[CEATEC] Earphones Recognize Eye Movements to Operate Mobile Phone, Etc

Oct 6, 2009
Tomohisa Takei, Nikkei Electronics
NTT Docomo demonstrated earphones that detect the movement of eyeballs. It operated a music player and so forth.
NTT Docomo demonstrated earphones that detect the movement of eyeballs. It operated a music player and so forth.
[Click to enlarge image]
Electrodes are attached to the speakers.
Electrodes are attached to the speakers.
[Click to enlarge image]

NTT Docomo Inc developed earphones that detect the movement of eyeballs and exhibited them at CEATEC JAPAN 2009, which runs from Oct 6 to 10, 2009, at Makuhari Messe in Chiba Prefecture, Japan.

"We developed the earphones as a new hands-free user interface," the company said.

NTT Docomo made a demonstration of using the earphones to detect eyeballs moving from side to side and up and down and operating a music player and a mobile phone.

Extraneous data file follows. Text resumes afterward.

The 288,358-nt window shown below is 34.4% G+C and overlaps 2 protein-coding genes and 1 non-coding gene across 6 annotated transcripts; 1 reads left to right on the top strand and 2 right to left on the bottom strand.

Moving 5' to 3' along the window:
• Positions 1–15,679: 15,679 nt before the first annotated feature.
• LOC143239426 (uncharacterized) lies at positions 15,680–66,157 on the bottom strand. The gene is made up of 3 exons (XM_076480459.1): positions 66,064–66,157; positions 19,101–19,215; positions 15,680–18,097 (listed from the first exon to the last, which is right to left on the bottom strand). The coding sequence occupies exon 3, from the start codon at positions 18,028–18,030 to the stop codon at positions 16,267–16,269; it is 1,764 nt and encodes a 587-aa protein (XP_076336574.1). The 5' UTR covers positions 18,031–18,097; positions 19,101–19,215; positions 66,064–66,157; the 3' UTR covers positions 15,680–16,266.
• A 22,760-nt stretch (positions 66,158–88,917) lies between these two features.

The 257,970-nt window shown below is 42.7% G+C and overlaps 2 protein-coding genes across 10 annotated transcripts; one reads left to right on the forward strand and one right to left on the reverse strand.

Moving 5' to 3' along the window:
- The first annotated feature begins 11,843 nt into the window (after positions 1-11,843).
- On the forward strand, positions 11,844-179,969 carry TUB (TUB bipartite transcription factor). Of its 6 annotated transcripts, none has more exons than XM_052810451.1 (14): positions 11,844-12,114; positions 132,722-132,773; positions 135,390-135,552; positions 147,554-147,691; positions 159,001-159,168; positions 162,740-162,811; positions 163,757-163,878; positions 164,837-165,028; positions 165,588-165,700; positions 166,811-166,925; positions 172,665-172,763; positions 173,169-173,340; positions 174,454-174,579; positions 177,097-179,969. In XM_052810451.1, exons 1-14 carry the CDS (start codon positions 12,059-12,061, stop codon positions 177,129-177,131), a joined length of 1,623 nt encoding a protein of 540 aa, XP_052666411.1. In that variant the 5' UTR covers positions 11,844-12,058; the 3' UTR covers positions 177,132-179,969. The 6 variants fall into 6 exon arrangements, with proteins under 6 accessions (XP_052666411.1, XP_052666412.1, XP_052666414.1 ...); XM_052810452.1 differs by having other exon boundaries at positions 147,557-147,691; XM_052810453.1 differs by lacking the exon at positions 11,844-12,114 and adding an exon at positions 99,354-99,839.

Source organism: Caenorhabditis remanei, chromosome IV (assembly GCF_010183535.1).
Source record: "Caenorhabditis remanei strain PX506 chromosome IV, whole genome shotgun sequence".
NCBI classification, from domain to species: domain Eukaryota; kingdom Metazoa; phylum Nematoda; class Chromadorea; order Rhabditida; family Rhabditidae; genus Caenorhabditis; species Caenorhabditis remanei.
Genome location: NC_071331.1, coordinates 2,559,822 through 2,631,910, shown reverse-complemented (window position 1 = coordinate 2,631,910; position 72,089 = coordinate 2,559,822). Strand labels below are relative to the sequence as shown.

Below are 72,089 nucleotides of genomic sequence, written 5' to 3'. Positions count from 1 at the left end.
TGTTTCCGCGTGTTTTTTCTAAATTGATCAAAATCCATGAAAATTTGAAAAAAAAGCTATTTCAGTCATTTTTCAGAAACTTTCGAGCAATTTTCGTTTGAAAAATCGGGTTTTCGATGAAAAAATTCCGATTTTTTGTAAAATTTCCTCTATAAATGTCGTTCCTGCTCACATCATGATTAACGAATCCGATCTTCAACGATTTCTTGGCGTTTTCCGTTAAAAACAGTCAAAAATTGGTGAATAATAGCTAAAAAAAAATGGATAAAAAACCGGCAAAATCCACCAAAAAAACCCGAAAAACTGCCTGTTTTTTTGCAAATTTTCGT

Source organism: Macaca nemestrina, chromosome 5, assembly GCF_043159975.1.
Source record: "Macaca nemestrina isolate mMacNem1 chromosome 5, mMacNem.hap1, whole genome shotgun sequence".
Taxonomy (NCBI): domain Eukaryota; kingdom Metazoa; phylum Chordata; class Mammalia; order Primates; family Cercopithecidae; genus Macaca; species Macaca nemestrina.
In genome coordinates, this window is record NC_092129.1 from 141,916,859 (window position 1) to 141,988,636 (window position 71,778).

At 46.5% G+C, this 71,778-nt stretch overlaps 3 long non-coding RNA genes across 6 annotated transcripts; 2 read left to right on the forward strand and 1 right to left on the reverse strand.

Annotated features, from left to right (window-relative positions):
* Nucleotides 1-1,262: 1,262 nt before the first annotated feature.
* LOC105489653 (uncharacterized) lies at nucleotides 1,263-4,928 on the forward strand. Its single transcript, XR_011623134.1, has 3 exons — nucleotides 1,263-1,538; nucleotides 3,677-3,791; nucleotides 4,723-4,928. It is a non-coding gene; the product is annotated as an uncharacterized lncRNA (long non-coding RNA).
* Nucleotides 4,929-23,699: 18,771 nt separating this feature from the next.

"The corneal side of an eyeball is positively charged while the retinal side is negatively charged," the company said. "In the medical field, the movement of eyeballs is detected by attaching electrodes around the eyes. We applied that technology to earphones."

The new earphones have electrodes around its speakers, and the movement of eyeballs is detected by the change in voltage at the electrodes.

According to NTT Docomo, the signal-to-noise (S/N) ratio lowered by about 95% compared with the case of the electrodes attached around the eyes. Therefore, the company improved the signal processing system of the earphones so that it can detect the movement even at such a low S/N ratio.

In the demonstration, when the eyeballs moved from right to left, the music player started to play music (and paused when the music is being played). When they moved to right twice, the player skipped a track. And when they rotated clockwise, the volume increased.

"This time, we used a PC to carry out the process of detecting the movement of eyeballs from the change in voltage," NTT Docomo said. "But the required throughput is not high. And processors equipped in existing mobile phones will be enough."